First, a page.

Intentional Voice

The Challenge of Our Current Housing Market (December 2023)

Financial Freedom

If you’ve considered buying a home in the past year, you’ve undoubtedly discovered that the housing market is in a less-than-ideal state, to put it mildly. Prices are up, interest rates are high, and many families are being priced out of the market for homes they might have easily purchased just a few years ago.

What happened? And, more importantly, what guidance can we offer for people in the difficult position of planning their finances over the coming months?

Home Affordability is Getting Worse

Between 2009 to 2021, homebuyers enjoyed low interest rates even as home prices crept upward. With the Fed’s recent rate hikes, that scenario has changed – with dramatic results.

A home that cost $300,000 in 2020 might now be on the market for $400,000 or more, and mortgage rates have more than doubled in the past three years. Monthly mortgage payments have doubled, but median income has only risen by about 10%, creating a significant gap in affordability.

Interest rates are one explanation for the housing situation, but they’re not the only factor. At other times throughout history, rising interest rates have been coupled with an increased supply of housing that led to an overall cooling of prices.

That’s what we saw after the 2008 crisis: foreclosures and new construction created enough inventory to drive prices down. We’re not seeing that happening yet.

The housing inventory in the nation, has been in steady decline, with more young people coming into home ownership, more investment properties being converted to rentals, and fewer Baby Boomers willing to give up their homes without another to move into.

This means, according to numbers from FRED (Federal Reserve Economic Data), that real estate inventory is half of what we’d consider normal. With low supply, growing demand, and interest rates pricing people out of loans, it’s no wonder prices are staying high.

Don’t Sacrifice Your Financial Security…

Buying a home is a long-term commitment. It takes 5 to 7 years for a home’s value to rise enough to offset the transaction costs of selling it. During that time, you’ll need to handle its maintenance and upkeep costs. You’ll also be responsible for many expenses renters don’t face, from repairs to insurance and property taxes.

It’s always worth waiting for the right opportunity to buy a home you’ll be happy with rather than settling for something you don’t like or buying something you cannot truly afford.

…But Don’t Give Up Hope, Either

One of the greatest risks during a housing price boom is that buyers will stretch beyond their financial limits and take on too much debt. Proverbs 22:7 reminds us The rich rule over the poor, and the borrower is slave to the lender. Buying a home usually involves the largest debt we will take in our lives, so there is no better time to head this warning about debt. Generally speaking, a home’s purchase price should be equal to no more than three years of your household income. Your total debt payments should make up less than 45% of your gross monthly income. When your debt-to-income ratio skews higher, you risk not being able to save for retirement or answer God’s prompting to joyfully give to neighbors in need. And, unfortunately, the current market means that many would-be homeowners are unable to buy their first homes right now.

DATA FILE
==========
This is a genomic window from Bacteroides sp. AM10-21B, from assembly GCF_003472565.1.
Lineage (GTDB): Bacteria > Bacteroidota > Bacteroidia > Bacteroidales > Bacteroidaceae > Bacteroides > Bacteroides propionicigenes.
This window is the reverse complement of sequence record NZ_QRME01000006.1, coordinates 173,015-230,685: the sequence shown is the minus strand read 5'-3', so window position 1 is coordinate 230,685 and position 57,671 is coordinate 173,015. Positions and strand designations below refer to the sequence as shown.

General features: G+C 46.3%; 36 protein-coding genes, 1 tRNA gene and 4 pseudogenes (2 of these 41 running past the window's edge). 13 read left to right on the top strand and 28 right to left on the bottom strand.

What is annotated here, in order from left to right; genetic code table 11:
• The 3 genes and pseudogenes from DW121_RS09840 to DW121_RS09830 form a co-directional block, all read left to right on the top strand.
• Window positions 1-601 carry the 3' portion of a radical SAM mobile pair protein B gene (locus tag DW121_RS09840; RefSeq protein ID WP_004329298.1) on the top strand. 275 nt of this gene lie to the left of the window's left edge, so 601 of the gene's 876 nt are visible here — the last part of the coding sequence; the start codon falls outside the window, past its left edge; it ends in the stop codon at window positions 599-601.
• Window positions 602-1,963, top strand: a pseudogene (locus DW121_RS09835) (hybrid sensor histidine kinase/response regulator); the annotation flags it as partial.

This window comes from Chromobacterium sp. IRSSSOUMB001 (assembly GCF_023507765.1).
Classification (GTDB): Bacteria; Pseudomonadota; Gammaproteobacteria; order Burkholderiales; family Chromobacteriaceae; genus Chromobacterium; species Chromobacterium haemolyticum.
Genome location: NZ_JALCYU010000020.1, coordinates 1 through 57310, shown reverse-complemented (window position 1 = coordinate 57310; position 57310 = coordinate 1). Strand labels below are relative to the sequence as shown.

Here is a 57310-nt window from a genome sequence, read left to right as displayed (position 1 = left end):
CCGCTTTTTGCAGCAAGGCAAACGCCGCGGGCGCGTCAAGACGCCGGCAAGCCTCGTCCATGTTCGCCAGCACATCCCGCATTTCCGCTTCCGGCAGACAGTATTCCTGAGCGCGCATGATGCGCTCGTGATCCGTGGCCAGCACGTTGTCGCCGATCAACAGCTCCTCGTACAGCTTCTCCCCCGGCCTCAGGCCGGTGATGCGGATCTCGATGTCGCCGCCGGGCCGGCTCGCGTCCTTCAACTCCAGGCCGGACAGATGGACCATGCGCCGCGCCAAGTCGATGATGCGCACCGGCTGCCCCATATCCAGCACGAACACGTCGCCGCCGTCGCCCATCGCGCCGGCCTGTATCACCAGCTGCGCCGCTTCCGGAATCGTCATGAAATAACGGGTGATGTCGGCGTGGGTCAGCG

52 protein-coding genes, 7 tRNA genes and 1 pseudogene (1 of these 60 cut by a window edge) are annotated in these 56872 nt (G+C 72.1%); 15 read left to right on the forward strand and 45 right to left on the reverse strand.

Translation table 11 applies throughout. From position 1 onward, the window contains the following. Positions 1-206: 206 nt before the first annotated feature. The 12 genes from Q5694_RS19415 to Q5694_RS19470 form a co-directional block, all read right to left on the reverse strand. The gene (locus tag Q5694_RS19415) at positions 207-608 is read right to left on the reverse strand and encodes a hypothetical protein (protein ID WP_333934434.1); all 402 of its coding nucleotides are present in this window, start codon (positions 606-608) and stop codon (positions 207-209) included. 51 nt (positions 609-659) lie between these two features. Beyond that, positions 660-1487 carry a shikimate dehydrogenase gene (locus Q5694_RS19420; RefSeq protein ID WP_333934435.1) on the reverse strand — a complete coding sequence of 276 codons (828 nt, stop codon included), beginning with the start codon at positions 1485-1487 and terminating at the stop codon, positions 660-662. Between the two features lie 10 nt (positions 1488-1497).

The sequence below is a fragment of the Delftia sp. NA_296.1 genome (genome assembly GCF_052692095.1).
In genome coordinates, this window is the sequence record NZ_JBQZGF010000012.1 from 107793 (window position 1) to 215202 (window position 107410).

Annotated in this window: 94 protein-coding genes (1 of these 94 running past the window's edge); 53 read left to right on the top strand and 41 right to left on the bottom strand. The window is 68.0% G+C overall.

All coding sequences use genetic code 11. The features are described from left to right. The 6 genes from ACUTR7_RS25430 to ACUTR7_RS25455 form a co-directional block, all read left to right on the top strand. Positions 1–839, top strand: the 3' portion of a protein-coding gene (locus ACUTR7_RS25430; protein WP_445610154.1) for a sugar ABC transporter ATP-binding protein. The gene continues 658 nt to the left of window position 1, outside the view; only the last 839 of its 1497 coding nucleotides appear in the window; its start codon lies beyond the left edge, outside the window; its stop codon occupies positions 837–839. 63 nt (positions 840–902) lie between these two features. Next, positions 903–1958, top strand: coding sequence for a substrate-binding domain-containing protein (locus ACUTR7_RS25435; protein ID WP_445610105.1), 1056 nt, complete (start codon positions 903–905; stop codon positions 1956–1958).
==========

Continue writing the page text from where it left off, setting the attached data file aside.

However, “right now” doesn’t mean “ever.”

Construction companies are working at record speeds to build new homes to increase the real estate inventory. Developers and city planners are working to find more room for housing in more crowded urban areas. And as efforts to combat inflation and raise wages across the country continue, we may begin to see some relief.

It’s hard to predict what the immediate future of real estate and the economy might be. But it’s safe to say the situation will not be dire forever. And in the meantime, you have a chance to review your personal finances and begin making some changes that will put you in a better position.

Start by checking your heart and the motivation for buying your first home or upgrading to a nicer property. Are you making the best decision for your family, or are you coveting the houses you see on Zillow? There is a good reason the ten commandments included You shall not covet your neighbor’s house… (Exodus 20:17). Our desire to keep up with the Joneses can shift money into the number one position in our hearts.

If this isn’t the right time to commit to a mortgage, it may be worth focusing on other aspects of your finances. Consider taking the year to pay down credit card debt, vehicle payments, and student loans. You could also look for ways to boost your income and trim expenses while watching the housing market for the right opportunity.

A Certified Kingdom Advisor® can help you with understanding your current finances, saving money, and creating a plan to put you in the best position to buy when the real estate market improves, all while honoring your values and God’s plan for your personal finances.

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John Moore Associates, an investment adviser with the U.S. Securities and Exchange Commission is not affiliated with Family Life Radio. Any opinions are those of the author and not necessarily those of John Moore Associates or Family Life Radio.